Lolling in the sun-warmed sand, lulled by lapping waves, we crave danger in our beach books. Peter Benchley unspools a fiction about a great white shark, and we feel swimmers’ bloody terror from a safe remove. Sebastian Junger paints for us a fishermen’s nightmare inside a vicious nor’easter, and we know, under a cerulean sky, that the perfect storm can’t harm us.
But what if corpses were moldering beneath the dunes right over there? What if the police had spent years failing to catch the murderer? And what if we were, in a way, accessories to those crimes?
“Lost Girls,” journalist Robert Kolker’s first book, traces the bleak lives and the aftermaths of the deaths of five young women whose remains were unearthed on a barrier island off Long Island, N.Y., in 2010 and 2011. All had worked as escorts, advertising their services online. All had gone missing without law enforcement or, in some cases, their own families doing much to find them.
The public was titillated, but hardly panicked, even inside the gated beach community where one of the bodies was found. Whoever had killed them was surely preying within a niche, and most of us live our lives well clear of it. “It is wonderful how Virtue turns from dirty stockings,” as Dickens put it, and that is indeed the tendency of many of us: to avert our gaze — at least publicly — from whatever strikes us as sordid, lower class.
“It had seemed enough, at first, for some to say the victims were all just Craigslist hookers, practically interchangeable — lost souls who were dead, in a fashion, long before they actually disappeared,” Kolker writes. “There is a story our culture tells about people like them, a conventional way of thinking about how young girls fall into a life of prostitution.”
The Internet, he argues, has changed that, streamlining the business of exchanging sex for money, making it easier and more private for prostitutes and their johns. “The women and men who walked the street could come in from the cold, becoming free agents, liberated from the system of pimps and escort services that had exploited them for so long.” But with that exploitation had come a form of protection: someone to keep track of the women and their tricks. For a homicidal john, an escort who’s going it alone makes a far more vulnerable target.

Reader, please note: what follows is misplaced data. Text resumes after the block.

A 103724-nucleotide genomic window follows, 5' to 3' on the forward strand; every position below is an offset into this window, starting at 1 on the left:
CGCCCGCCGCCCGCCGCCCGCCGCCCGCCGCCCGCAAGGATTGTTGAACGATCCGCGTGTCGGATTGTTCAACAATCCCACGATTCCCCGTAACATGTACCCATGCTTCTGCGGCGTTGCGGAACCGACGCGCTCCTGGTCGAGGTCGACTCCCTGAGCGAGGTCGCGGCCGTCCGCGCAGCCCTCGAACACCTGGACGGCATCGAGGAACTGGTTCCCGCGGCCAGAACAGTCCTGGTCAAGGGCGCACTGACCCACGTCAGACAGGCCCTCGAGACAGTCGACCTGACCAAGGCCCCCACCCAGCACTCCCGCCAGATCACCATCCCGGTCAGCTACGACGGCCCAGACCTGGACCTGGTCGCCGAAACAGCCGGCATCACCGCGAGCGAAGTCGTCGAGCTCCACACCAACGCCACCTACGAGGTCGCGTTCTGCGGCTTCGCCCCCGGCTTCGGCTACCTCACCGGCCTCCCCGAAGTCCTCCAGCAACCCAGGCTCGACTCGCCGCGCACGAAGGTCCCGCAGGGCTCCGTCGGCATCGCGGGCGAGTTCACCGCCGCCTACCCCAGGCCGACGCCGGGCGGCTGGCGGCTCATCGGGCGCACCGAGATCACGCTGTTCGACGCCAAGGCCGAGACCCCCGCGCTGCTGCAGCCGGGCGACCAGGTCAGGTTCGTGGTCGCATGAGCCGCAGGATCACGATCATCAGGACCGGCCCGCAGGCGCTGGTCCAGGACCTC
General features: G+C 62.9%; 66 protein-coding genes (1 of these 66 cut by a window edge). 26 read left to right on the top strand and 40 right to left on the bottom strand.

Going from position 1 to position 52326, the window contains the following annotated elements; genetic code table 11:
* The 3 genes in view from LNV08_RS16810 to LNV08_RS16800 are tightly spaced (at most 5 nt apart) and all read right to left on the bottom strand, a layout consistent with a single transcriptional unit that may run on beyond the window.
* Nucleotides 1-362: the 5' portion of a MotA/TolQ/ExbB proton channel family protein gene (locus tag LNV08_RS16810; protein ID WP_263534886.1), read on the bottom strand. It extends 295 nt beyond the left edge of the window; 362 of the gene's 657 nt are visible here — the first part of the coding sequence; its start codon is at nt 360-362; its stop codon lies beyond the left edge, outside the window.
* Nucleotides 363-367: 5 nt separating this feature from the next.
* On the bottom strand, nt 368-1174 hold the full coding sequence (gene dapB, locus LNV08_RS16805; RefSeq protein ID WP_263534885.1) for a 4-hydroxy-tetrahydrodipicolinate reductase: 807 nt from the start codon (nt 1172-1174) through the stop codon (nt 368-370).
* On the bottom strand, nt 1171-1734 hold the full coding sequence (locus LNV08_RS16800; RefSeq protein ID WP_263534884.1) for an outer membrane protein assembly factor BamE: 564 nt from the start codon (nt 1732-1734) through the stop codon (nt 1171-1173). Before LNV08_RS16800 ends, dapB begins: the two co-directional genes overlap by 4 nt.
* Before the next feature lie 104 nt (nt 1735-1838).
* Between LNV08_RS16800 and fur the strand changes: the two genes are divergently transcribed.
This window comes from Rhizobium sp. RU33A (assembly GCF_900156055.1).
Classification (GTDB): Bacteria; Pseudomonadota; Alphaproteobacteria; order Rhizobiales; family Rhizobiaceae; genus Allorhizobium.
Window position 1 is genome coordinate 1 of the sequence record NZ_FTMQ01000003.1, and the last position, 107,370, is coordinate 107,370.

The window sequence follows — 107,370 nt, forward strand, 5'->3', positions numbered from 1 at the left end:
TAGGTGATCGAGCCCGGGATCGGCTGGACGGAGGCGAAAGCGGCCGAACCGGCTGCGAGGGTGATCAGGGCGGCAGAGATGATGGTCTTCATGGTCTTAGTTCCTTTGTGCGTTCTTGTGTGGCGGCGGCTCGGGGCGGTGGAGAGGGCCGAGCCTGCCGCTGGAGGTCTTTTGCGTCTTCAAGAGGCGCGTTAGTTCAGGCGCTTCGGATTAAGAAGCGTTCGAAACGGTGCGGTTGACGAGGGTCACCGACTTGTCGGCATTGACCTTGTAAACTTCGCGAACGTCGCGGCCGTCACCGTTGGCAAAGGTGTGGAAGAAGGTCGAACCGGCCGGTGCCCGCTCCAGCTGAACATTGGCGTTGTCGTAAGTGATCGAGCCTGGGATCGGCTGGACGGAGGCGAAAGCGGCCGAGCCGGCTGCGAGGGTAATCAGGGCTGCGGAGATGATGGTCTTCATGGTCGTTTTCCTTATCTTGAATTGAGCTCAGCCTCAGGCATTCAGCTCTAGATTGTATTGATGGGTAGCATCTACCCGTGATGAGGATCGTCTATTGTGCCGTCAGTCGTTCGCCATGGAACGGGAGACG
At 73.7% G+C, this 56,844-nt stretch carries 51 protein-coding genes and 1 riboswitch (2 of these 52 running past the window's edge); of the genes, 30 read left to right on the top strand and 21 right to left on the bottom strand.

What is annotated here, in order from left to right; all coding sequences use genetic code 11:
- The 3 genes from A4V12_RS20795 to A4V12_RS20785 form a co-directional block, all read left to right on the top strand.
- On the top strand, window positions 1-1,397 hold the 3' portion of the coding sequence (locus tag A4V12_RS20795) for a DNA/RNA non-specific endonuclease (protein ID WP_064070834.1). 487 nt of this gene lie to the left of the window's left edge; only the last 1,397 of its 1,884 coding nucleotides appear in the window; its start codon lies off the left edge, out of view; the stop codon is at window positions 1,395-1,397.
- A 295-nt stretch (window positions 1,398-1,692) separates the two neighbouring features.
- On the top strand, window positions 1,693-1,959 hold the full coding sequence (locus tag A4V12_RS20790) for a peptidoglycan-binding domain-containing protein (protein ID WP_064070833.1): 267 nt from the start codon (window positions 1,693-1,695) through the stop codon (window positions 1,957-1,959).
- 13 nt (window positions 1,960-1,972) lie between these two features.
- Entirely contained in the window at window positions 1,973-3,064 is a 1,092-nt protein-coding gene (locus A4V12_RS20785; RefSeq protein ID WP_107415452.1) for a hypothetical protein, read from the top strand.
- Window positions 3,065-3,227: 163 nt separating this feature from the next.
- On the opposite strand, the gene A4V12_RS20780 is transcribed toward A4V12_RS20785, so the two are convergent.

Kolker, a contributing editor at New York magazine who has written about the murders in those pages, draws us in with his captivating storyteller’s voice. His prologue sets an ambiguous, suspenseful scene at Oak Beach, a tiny, insular community in Babylon, N.Y., where an escort named Shannan Gilbert arrived in the wee hours one night in May 2010 to meet a john. At dawn, she fled him, screaming, pounding on neighbors’ doors, calling 911. How she died — how her skeleton came to be hidden in the marsh, not far from where she was last seen that morning — is still unknown. The killings of the four others, each wrapped in burlap and found in the bramble on a nearby beach, remain unsolved as well.
After the prologue, “Lost Girls” is divided into what Kolker calls Book One and Book Two, linked by what he calls an interlude. Skipping well over 100 pages to go directly from the prologue to the interlude is probably not an effective way to read the book; most likely it wouldn’t hold together. But this is an instance in which a book suffers badly from structural problems. By putting the far weakest section forward, Kolker manages to torpedo the reader’s interest.
His entirely honorable and seemingly essential aim, in Book One, is to make real to us the five young women: Maureen Brainard-Barnes, Melissa Barthelemy, Megan Waterman, Amber Lynn Costello, and Gilbert. What he does instead, in prose several degrees of accomplishment short of what he achieves elsewhere, is to present so many bleak, overpopulated, ill-organized tableaux of parental neglect, poverty, familial discord, drug abuse, violence, and prostitution that the women and the people in their lives blur together. “Her family was a parade of tragedy,” Kolker writes in a chapter on Costello, but the same applies to all of the victims’ families as he describes them here.
Book Two is where “Lost Girls” becomes hard to put down: an intrigue about Oak Beach that has echoes of Kitty Genovese, and of the Hatfields and McCoys. Who knew what, and who did what, the morning that Shannan Gilbert was desperate for their help? Did the local doctor kill her, as some of his neighbors insist? Why, exactly, did the doctor call Gilbert’s mother after the escort disappeared, then deny having done so? And how badly did law enforcement drop the ball on those five murders?
Kolker can only try to answer those questions. But his convincing takeaway is both an indictment — of all of us, for our role as societal bystanders to prostitution — and a challenge.
“What’s clear,” he writes, “is that no good can come from pretending that the people who participate in prostitution don’t exist. That is, after all, what the killer was counting on.”Laura Collins-Hughes, a New York freelance writer and editor, can be reached at firstname.lastname@example.org.